On 28 July 2011 10:39, Arno Kuhl <a...@dotcontent.net> wrote:
> Arno Kuhl wrote:
>> Not strictly a php issue but it's for a php app, hope that counts 
>> (plus I haven't had much joy googling this)
>> I have a table with an id and a parentid.
>> If it's a top-level record the parentid is 0, otherwise it points to 
>> another record, and if that record isn't a top-level record its 
>> parentid points to another record, etc (a linked list).
>> Is there a single select that will return the complete list of parentids?
>> Or do I have to iterate selecting each parent record while parentid> 
>> 0 and build the list entry by entry?
> Little difficult to answer what you don't say what you are using as a 
> database.
> Recursive queries are now possible on many databases, except I think 
> for MySQL.
> I run this type of query all the time on Firebird and Postgres now 
> supports the same CTE functions.
> Lester Caine - G8HFL
> -----------------------------
> I'm currently using MySQL but I'll switch databases if there's a 
> compelling reason and no drawbacks.
> Thanks for the lead, I'm googling recursive queries.
> Arno
> --

I would take a long hard read of this article

I can't find it anywhere else now - it used to be on the mysql site - but
gone since Oracle has it and I can't find it in Google Cache.

But, it explains the pros and cons of using the Adjacency List Model vs the
Nested Set Model.

The article is quite old (the copyright on the page is 2008, but I've no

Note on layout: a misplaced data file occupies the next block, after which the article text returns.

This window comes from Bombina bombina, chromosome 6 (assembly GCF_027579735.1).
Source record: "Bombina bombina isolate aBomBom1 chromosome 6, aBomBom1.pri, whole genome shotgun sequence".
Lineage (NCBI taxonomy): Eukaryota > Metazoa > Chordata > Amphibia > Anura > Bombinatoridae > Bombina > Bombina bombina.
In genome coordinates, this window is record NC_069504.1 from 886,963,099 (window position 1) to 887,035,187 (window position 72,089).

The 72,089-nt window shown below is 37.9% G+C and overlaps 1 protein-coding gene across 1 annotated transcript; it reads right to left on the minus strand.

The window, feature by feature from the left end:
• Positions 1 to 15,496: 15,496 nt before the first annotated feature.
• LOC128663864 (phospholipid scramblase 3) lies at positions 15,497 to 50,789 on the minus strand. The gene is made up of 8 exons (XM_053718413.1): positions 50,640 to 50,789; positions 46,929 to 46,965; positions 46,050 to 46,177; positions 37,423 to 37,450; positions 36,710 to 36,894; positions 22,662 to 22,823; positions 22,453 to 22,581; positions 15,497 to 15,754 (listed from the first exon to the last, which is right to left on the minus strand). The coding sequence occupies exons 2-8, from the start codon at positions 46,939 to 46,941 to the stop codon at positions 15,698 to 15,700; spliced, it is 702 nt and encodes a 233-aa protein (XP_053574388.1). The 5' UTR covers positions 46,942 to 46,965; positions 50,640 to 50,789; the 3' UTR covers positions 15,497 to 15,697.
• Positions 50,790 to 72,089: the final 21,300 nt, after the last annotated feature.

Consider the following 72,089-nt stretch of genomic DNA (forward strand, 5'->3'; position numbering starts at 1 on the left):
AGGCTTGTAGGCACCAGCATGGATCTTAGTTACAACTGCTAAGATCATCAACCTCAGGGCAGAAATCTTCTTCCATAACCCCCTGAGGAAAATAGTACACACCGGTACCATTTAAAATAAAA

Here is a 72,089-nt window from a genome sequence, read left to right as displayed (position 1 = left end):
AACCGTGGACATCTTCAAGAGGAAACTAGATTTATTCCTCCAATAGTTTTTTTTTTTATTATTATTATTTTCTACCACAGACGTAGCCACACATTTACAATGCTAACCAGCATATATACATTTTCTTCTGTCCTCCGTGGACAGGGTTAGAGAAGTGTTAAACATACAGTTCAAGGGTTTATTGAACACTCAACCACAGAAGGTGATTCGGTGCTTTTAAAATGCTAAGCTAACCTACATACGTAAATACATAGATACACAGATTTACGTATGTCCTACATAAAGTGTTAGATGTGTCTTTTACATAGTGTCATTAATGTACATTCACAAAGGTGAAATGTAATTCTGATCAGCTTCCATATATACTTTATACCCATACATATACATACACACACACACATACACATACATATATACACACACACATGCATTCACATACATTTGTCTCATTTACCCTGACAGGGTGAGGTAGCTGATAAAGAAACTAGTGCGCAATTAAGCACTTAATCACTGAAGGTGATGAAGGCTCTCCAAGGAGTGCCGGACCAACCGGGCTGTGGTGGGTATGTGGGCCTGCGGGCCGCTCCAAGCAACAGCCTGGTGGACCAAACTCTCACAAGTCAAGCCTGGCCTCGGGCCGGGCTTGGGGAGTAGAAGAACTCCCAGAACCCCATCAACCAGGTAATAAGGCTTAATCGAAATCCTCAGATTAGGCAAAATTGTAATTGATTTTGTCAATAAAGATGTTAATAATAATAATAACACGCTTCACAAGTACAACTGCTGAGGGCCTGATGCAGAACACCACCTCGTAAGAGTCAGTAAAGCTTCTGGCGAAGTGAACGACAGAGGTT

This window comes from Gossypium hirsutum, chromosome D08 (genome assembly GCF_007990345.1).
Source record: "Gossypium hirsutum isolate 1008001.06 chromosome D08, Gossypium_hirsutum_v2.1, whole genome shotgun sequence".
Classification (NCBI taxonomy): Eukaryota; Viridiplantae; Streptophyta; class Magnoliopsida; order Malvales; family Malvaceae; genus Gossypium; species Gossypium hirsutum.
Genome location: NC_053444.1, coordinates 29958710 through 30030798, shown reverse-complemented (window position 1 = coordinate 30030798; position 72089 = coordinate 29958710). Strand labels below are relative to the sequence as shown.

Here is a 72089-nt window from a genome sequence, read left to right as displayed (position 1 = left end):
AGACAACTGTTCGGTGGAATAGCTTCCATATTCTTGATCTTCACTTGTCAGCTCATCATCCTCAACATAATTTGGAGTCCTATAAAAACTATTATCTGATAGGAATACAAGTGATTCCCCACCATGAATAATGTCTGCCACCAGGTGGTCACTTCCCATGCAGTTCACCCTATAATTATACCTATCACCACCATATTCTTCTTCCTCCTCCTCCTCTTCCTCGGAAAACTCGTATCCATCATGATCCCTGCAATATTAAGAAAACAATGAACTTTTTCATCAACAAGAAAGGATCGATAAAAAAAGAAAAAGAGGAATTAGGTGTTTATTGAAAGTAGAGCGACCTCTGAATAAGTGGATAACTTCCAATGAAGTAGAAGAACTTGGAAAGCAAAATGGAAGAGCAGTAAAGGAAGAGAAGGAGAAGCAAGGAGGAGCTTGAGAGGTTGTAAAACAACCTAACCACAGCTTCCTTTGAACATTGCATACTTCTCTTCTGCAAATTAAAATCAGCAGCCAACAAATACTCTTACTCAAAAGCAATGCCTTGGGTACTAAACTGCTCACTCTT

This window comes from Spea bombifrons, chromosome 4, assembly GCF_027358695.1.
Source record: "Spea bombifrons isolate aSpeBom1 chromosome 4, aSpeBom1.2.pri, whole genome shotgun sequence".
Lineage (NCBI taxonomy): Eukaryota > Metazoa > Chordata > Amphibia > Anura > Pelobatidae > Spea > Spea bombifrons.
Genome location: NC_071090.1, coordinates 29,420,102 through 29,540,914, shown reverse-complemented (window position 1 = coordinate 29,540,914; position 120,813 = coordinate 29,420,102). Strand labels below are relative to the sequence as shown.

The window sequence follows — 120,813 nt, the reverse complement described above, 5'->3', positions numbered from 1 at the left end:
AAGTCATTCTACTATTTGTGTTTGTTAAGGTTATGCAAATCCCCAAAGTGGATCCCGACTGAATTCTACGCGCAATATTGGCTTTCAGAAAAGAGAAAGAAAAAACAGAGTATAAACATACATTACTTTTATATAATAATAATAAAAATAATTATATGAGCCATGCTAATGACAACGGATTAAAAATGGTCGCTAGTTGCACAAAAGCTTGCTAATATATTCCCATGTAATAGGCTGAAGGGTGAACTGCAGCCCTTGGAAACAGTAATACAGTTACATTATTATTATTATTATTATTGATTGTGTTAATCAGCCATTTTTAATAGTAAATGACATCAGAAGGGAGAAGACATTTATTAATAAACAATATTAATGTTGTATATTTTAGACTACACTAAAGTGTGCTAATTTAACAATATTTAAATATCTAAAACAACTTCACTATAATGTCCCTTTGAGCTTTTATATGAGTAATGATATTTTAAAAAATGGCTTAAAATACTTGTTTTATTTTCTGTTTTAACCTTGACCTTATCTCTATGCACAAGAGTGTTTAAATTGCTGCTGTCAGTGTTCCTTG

idea when it was actually created) and so, there are advances in SQL
features (CTE's being one of them) which aren't mentioned.

But, I've found Nested Sets to be much easier for me to work with, allowing
me to provide quite complex searching based upon an n-level tree.

How you visualise the data won't change. It is still, visually at least, a
set of parent/child relationships, but to build a tree, you don't need to
use recursion. In most cases, a single query will be enough to interact with
the tree at any level, in any direction, for more or less any purpose.

Richard Quadling

Thanks Richard. Your reference is exactly what I was looking for. 
I'm just busy reading a sitepoint article about adjacent lists vs the
niftily titled "modified preorder tree traversal model".
http://www.sitepoint.com/hierarchical-data-database/   (really old - 2003)
I found I'm using the adjacent list model at the moment (didn't know it had
a name, I always thought of it as a type of linked list).
The "modified preorder tree traversal model" in the sitepoint article
appears to be equivalent to the "nested set model" in the mysql article.
It seems simple enough to implement, I'll definitely give it a closer look
and do some tests.

Thanks, it's great to hear the experiences of others who've used this.


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